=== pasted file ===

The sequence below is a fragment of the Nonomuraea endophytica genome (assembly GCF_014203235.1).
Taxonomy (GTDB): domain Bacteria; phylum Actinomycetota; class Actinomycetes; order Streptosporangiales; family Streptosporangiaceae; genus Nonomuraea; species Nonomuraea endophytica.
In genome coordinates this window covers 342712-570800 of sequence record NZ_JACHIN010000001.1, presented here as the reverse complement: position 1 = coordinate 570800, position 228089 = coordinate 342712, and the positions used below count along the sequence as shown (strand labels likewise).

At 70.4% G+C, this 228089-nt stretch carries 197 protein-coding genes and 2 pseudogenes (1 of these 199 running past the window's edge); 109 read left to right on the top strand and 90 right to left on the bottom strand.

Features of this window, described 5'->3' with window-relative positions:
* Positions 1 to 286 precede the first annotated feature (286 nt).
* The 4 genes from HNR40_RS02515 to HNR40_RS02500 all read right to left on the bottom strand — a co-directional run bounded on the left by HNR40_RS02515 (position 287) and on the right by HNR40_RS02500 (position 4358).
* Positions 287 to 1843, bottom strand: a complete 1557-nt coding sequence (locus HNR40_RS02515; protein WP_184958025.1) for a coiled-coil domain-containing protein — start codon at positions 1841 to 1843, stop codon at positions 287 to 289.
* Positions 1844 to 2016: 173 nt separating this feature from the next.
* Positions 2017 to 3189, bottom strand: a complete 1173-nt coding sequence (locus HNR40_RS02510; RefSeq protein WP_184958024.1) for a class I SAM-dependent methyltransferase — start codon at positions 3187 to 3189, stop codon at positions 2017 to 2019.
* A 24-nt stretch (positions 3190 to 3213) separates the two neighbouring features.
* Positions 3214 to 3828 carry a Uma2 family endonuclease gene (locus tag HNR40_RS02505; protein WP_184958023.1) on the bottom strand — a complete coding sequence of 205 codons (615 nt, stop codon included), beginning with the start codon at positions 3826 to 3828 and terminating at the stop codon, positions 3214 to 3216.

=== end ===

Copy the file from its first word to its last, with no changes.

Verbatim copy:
The sequence below is a fragment of the Nonomuraea endophytica genome (assembly GCF_014203235.1).
Taxonomy (GTDB): domain Bacteria; phylum Actinomycetota; class Actinomycetes; order Streptosporangiales; family Streptosporangiaceae; genus Nonomuraea; species Nonomuraea endophytica.
In genome coordinates this window covers 342712-570800 of sequence record NZ_JACHIN010000001.1, presented here as the reverse complement: position 1 = coordinate 570800, position 228089 = coordinate 342712, and the positions used below count along the sequence as shown (strand labels likewise).

At 70.4% G+C, this 228089-nt stretch carries 197 protein-coding genes and 2 pseudogenes (1 of these 199 running past the window's edge); 109 read left to right on the top strand and 90 right to left on the bottom strand.

Features of this window, described 5'->3' with window-relative positions:
* Positions 1 to 286 precede the first annotated feature (286 nt).
* The 4 genes from HNR40_RS02515 to HNR40_RS02500 all read right to left on the bottom strand — a co-directional run bounded on the left by HNR40_RS02515 (position 287) and on the right by HNR40_RS02500 (position 4358).
* Positions 287 to 1843, bottom strand: a complete 1557-nt coding sequence (locus HNR40_RS02515; protein WP_184958025.1) for a coiled-coil domain-containing protein — start codon at positions 1841 to 1843, stop codon at positions 287 to 289.
* Positions 1844 to 2016: 173 nt separating this feature from the next.
* Positions 2017 to 3189, bottom strand: a complete 1173-nt coding sequence (locus HNR40_RS02510; RefSeq protein WP_184958024.1) for a class I SAM-dependent methyltransferase — start codon at positions 3187 to 3189, stop codon at positions 2017 to 2019.
* A 24-nt stretch (positions 3190 to 3213) separates the two neighbouring features.
* Positions 3214 to 3828 carry a Uma2 family endonuclease gene (locus tag HNR40_RS02505; protein WP_184958023.1) on the bottom strand — a complete coding sequence of 205 codons (615 nt, stop codon included), beginning with the start codon at positions 3826 to 3828 and terminating at the stop codon, positions 3214 to 3216.